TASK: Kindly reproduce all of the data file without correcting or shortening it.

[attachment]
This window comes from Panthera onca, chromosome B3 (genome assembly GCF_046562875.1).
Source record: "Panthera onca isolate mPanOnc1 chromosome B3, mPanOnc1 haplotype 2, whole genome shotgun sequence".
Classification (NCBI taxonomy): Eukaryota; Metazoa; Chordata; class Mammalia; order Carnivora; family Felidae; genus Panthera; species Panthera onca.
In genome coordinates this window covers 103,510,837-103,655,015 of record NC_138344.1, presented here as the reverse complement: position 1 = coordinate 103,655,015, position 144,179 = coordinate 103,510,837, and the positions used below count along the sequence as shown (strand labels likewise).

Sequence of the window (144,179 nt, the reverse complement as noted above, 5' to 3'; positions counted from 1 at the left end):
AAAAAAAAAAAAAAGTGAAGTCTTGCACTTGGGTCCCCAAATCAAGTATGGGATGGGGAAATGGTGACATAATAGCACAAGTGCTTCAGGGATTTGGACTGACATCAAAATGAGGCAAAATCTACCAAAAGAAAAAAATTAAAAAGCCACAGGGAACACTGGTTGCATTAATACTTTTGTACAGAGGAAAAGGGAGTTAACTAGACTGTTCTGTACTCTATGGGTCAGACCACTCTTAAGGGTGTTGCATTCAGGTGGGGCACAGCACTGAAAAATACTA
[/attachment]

This window comes from Panthera onca, chromosome B3 (genome assembly GCF_046562875.1).
Source record: "Panthera onca isolate mPanOnc1 chromosome B3, mPanOnc1 haplotype 2, whole genome shotgun sequence".
Classification (NCBI taxonomy): Eukaryota; Metazoa; Chordata; class Mammalia; order Carnivora; family Felidae; genus Panthera; species Panthera onca.
In genome coordinates this window covers 103,510,837-103,655,015 of record NC_138344.1, presented here as the reverse complement: position 1 = coordinate 103,655,015, position 144,179 = coordinate 103,510,837, and the positions used below count along the sequence as shown (strand labels likewise).

Sequence of the window (144,179 nt, the reverse complement as noted above, 5' to 3'; positions counted from 1 at the left end):
AAAAAAAAAAAAAAGTGAAGTCTTGCACTTGGGTCCCCAAATCAAGTATGGGATGGGGAAATGGTGACATAATAGCACAAGTGCTTCAGGGATTTGGACTGACATCAAAATGAGGCAAAATCTACCAAAAGAAAAAAATTAAAAAGCCACAGGGAACACTGGTTGCATTAATACTTTTGTACAGAGGAAAAGGGAGTTAACTAGACTGTTCTGTACTCTATGGGTCAGACCACTCTTAAGGGTGTTGCATTCAGGTGGGGCACAGCACTGAAAAATACTA